Target Hits Bull’s-Eye With Moms and Tells Gun Activists to Take Aim Somewhere Else

The retail giant has sided with a grassroots group of mothers against the open carry of weapons and is asking shoppers to leave their firearms outside.

(Photo: Facebook)

Staff Writer Liz Dwyer has written about race, parenting, and social justice for several national publications. She was previously education editor at GOOD.

In the ongoing battle between mothers and open-carry activists who want to tote assault rifles in the baby product aisle, it looks like Target is listening to its core shopping demographic: women. In a statement released Wednesday on its blog, the big-box retailer asked firearm aficionados to leave their weapons outside.

“Our approach has always been to follow local laws, and of course, we will continue to do so,” wrote John Mulligan, Target’s interim CEO. “But starting today we will also respectfully request that guests not bring firearms to Target—even in communities where it is permitted by law.”

Although Mulligan acknowledged that the debate over open carry is nuanced and “complicated,” his statement makes the company’s values clear. “Bringing firearms to Target creates an environment that is at odds with the family-friendly shopping and work experience we strive to create,” he wrote.

With the announcement, Target joins other companies, including Chipotle, Starbucks, Chili’s, Jack in the Box, and Sonic, that have asked customers not to bring weapons into their stores. Like those other businesses, Target was subject to pressure from Moms Demand Action for Gun Sense in America, a grassroots organization founded in the wake of the Sandy Hook Elementary massacre in 2012.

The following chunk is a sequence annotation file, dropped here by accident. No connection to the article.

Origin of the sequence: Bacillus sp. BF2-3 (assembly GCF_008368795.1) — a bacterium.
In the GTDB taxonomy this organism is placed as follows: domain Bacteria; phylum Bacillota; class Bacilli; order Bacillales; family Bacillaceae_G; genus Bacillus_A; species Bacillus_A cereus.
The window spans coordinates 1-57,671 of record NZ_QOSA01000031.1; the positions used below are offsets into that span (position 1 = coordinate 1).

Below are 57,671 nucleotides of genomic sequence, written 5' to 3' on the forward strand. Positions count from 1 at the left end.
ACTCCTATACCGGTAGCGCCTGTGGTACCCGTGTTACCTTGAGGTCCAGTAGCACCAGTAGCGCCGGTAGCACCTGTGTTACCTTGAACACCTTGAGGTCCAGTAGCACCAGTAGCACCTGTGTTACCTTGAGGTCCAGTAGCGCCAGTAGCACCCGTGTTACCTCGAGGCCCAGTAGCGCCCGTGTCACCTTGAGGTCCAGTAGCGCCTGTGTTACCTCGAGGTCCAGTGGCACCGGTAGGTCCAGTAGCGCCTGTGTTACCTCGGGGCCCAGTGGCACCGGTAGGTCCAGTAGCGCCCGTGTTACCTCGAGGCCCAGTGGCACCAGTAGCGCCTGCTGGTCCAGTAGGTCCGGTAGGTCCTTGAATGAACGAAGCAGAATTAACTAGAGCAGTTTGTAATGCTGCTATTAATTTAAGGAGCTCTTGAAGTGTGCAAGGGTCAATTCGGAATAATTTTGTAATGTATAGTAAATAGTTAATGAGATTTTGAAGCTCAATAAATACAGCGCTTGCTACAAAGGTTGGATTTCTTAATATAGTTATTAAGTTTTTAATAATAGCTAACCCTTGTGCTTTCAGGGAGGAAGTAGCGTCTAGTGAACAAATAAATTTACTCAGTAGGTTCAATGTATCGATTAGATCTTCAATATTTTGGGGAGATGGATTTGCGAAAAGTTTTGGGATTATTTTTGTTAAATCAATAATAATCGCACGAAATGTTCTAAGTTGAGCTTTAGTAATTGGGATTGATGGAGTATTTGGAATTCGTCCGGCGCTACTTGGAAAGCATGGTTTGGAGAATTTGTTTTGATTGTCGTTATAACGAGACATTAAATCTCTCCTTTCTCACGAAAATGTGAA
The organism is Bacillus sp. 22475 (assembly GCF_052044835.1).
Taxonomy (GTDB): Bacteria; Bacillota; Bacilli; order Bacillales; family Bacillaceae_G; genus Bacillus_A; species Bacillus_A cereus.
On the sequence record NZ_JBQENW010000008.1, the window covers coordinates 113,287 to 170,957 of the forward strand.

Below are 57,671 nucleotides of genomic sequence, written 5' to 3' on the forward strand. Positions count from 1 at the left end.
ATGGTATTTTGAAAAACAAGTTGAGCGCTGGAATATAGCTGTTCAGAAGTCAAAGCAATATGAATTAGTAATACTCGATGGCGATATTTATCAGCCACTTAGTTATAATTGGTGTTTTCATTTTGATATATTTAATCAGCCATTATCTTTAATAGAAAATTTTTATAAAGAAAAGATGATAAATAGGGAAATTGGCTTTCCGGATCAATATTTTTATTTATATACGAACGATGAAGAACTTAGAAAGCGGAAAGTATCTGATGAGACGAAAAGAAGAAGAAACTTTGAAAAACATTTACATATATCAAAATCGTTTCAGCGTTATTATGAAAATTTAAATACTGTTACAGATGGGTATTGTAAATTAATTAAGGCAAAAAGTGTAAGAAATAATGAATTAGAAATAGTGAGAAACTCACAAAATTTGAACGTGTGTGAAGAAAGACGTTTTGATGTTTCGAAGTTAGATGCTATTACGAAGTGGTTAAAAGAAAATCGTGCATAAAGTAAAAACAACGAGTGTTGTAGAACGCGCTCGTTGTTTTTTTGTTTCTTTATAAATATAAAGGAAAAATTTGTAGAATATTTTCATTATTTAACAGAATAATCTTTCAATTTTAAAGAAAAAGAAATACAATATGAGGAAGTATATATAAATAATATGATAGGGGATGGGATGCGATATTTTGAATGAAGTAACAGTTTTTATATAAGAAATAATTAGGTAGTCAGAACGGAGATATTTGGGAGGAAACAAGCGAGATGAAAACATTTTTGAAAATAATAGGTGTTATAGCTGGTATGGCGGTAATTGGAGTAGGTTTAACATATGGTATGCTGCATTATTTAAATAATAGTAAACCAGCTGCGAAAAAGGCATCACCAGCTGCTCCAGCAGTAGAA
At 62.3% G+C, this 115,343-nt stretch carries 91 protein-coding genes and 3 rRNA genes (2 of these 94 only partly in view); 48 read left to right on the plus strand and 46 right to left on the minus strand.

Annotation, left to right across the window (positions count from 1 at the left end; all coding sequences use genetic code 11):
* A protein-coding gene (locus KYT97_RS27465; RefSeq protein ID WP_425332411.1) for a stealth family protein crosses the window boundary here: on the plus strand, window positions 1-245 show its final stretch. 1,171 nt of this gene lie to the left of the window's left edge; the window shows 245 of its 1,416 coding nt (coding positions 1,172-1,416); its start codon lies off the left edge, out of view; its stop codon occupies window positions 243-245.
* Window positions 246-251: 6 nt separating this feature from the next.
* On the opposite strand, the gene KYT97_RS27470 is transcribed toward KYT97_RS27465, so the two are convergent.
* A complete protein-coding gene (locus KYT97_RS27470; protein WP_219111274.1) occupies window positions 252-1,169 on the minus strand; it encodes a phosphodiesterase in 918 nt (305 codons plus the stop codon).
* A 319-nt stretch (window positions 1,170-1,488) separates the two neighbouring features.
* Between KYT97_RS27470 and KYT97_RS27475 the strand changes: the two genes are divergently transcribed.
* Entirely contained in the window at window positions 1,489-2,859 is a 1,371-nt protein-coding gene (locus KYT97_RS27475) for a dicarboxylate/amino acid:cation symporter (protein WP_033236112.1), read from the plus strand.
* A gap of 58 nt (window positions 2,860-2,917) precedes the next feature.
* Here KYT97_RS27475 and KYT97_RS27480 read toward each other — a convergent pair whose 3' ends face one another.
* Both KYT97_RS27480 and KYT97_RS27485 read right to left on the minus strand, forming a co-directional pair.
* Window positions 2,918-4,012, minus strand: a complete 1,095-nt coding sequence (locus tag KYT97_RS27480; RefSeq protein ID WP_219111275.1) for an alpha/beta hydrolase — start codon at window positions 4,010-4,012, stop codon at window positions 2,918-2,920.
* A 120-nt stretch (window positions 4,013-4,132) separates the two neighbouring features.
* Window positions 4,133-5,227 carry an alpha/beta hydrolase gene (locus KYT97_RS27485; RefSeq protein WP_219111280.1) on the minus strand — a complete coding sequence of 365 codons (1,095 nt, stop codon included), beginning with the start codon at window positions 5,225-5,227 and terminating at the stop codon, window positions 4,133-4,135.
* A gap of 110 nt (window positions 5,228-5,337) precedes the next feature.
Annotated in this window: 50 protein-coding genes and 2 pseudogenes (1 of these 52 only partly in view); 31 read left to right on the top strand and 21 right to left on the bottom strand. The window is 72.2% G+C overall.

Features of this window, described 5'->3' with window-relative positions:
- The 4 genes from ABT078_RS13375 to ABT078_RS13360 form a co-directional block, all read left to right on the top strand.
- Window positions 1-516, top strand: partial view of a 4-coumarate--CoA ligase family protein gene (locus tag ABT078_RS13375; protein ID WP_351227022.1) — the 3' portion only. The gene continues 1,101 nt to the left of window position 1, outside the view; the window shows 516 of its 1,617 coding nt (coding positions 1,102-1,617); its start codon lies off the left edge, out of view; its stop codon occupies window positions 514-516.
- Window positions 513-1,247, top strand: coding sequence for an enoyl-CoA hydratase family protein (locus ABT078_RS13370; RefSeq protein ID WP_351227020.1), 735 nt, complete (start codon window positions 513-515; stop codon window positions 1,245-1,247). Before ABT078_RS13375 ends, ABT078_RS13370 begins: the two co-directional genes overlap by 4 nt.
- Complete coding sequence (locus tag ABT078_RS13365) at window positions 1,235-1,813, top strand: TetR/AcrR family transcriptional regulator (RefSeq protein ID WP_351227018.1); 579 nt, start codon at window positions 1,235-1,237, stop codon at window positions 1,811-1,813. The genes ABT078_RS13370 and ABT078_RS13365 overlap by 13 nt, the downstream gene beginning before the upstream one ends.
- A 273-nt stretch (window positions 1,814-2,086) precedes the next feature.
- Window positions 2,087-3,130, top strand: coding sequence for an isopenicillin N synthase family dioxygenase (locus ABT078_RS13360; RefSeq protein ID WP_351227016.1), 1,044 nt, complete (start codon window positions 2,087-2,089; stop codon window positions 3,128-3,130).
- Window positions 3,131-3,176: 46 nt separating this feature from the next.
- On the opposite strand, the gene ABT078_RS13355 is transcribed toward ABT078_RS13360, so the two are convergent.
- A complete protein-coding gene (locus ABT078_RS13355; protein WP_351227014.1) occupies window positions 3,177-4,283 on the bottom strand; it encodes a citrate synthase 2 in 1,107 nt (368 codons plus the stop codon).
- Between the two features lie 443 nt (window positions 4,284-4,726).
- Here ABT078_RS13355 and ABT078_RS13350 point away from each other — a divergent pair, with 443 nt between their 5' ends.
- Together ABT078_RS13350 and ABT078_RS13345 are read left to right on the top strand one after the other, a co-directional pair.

Target’s announcement comes exactly one month after the moms launched a petition asking that the retailer create a gun-sense policy banning visible weapons in stores. Nearly 400,000 people signed it.

“This huge change made by one of our country’s largest and leading retailers is proof that when women and mothers collectively use our voices and votes, we will change the culture of gun violence in America,” the group wrote of Target’s decision on its Facebook page.

But customers aren’t so sure how Target is going to enforce the new policy.

“Nice request, but when they show up carrying today, in droves, to protest your decision, what are you going to do?” one customer, Rebecca Caffrey, asked in a comment on Mulligan’s post. “Will you ask them nicely to leave (they won’t), or will you have them removed from your private property?”

At least one shopper plans to see for himself what his local store will do when he enters with a weapon. “This is just to shut up the anti gunners,” commented Kory Watkins. “Going back to Target with my gun today and tomorrow and whatever days I want.”

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